A love affair with poppies

I am very partial to poppies. At least to some of them. My mother was an Iceland poppy fan. While she was an accomplished gardener, I doubt that she ever deliberately grew an annual in her life and the Iceland poppies (papaver nudicaule – from the Arctic regions) were the only flower I ever remember her buying in bunches. From memory, they are a cut flower that you buy in the bud stage, burn the stems and then they open in the vase.

I don’t wish to be disloyal to my mother but I don’t share her fondness for the Iceland poppies – the predominance of orange, salmon and yellow colours don’t do it for me. It is the corn poppies and the Himalayan poppies that are bringing me pleasure at this time.

The corn poppy or soldier poppy (papaver rhoeas) is one of my favourites. It is of course the simple red poppy adopted as an emblem of Anzac where it was the first vegetation to appear on the battle fields and graves. It grows widely throughout the northern temperate areas and is a true annual wildflower. I first saw it in all its glory one summer in England, growing (as it should) at the edges of fields of crops. The friends who were driving me around were greatly amused at my wanting to take photographs of it. But I will never forget seeing it on the margins of the soft hazy blue fields of linen flax in flower through Yorkshire, or the garish combination with the many fields of acid yellow rape.

I grow the soldier poppy in the garden. It is a somewhat leggy plant, prone to falling over and rather rampant if left to its own devices but grown in combination with blue cornflowers and yellow roses, I enjoy the splash of colour in late spring and early summer. As the plants start to look past their best, I rip all but a couple out, ensuring enough seed is set to continue as a self sown seedling next year. Easy peasy as Jo Seagar would say.

It is the meconopsis or Himalayan poppy of which we are most proud. In cold climates, these can be left to their own devices and they will seed down and naturalise. I haven’t been to Dunedin Botanic Gardens for some years but I imagine they are still present on the sunny slopes of the upper gardens. It may be possible to naturalise them in open inland conditions with cold winters in Taranaki but there is no way our coastal areas bear any resemblance to Nepal and Tibet. So they are a challenge to establish and a triumph if you succeed.

So why bother? Because they have the clearest and simplest flower in pure blues and whites and they are just beautiful. Their foliage is somewhat hairy and consists of neat rosettes at ground level with flower spikes around 60cm tall shooting up in spring. We have never succeeded in getting them to naturalise here. Meconopsis betonicifolia is the usual blue poppy and it dies after flowering so in our climate it has to be treated like an annual or biennial with seed collected after flowering to be sown in trays and carefully nurtured through. The recommendation is to stop it flowering in its first season (or it will then die) to allow it to get established and then let it display its glory in the second spring. You get many more flowers from one plant that way. It does, by the way, go underground in winter to reappear with fresh foliage for the second spring. The trouble is that even if you have beheaded it to prevent flowering in its first summer, many of the plants will hibernate for winter and fail to reappear at all the next spring.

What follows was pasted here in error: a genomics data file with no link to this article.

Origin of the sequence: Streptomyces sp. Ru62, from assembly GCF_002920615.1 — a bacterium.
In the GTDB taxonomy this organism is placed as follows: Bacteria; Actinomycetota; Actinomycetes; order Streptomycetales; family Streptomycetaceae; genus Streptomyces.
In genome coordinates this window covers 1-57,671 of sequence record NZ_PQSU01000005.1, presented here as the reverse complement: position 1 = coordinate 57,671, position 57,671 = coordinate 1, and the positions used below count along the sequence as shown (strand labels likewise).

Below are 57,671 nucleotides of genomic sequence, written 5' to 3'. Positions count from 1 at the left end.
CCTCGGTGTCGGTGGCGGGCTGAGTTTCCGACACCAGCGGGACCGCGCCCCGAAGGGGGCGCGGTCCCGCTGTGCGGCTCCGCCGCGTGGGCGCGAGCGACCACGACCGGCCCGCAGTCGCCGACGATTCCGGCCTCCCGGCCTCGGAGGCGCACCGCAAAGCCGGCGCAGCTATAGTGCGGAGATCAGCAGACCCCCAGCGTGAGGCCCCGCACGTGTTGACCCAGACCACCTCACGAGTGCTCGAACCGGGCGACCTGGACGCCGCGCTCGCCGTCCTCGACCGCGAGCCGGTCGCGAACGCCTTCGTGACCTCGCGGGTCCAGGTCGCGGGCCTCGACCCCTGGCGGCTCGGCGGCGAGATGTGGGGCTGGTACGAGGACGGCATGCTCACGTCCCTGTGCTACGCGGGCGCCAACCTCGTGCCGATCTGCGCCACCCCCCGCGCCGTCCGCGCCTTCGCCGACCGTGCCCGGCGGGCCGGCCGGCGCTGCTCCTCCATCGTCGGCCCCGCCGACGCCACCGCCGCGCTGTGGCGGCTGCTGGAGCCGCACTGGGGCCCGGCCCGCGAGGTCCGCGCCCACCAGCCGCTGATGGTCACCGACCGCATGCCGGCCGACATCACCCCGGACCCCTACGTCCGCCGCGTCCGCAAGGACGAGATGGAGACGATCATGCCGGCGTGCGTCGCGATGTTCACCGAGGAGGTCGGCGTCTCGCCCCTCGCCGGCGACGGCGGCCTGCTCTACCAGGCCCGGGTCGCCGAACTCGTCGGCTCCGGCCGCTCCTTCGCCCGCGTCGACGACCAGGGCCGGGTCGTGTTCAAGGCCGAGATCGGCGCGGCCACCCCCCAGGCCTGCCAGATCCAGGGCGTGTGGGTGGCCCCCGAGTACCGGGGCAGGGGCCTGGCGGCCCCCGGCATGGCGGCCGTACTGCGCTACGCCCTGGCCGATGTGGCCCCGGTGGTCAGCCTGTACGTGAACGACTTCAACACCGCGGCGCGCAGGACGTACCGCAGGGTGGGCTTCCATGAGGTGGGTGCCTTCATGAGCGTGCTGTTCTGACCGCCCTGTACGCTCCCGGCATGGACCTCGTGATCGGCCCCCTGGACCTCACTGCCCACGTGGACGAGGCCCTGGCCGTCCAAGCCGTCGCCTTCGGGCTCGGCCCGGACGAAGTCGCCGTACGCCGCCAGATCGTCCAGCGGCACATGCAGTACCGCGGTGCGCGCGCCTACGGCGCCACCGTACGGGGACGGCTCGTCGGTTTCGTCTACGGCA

Mark has repeated the sheldonii cross (betonicifolia x grandis) to get hybrids which are better suited to our mild conditions and to get more of the perennial characteristics in them. So far so good. They are a great deal more reliable than straight betonicifolia but we are still raising seeds through the nursery system to get plants for the garden. The flowering plants in the garden have shown no signs of naturalising yet and the plants are not clumping sufficiently to allow for divisions. So we don’t have enough for the sea of pure blue poppies which we covet. It is more a case of few flowers here and a few there.

The oriental poppies are the easiest to grow in our mild conditions but these are the ones we generally weed out at the early stage. Only because we open the garden to the public and the oriental poppies are of course the opium poppies and they can attract entirely the wrong sort of garden visitor. Mark and I both recall two young women talking their way past his late father to look at the garden in summer. While one later engaged him in conversation, the other stole the poppy plants. To her embarrassment, she was intercepted by super sleuth Mark as she headed out to their vehicle with the plants. It was not a happy experience and we resolved then that we could garden without the oriental poppies.

All of which is a pity because they are so easy to grow if you have the space and they have attractive lush greyed foliage and masses of large flowers. I particularly regret not having the doubles in soft smoky pink and some of the very dark burgundy colours. In a mixed sunny border or grown with roses, they can be a real feature. In a warmer and wetter climate where the herbaceous paeonies defeat pretty well everybody, the oriental poppies can give a similar abundance of hugely excessive big blowsy flowers in very pretty colours.

I guess our two daughters should be grateful not to have been named Poppy Jury.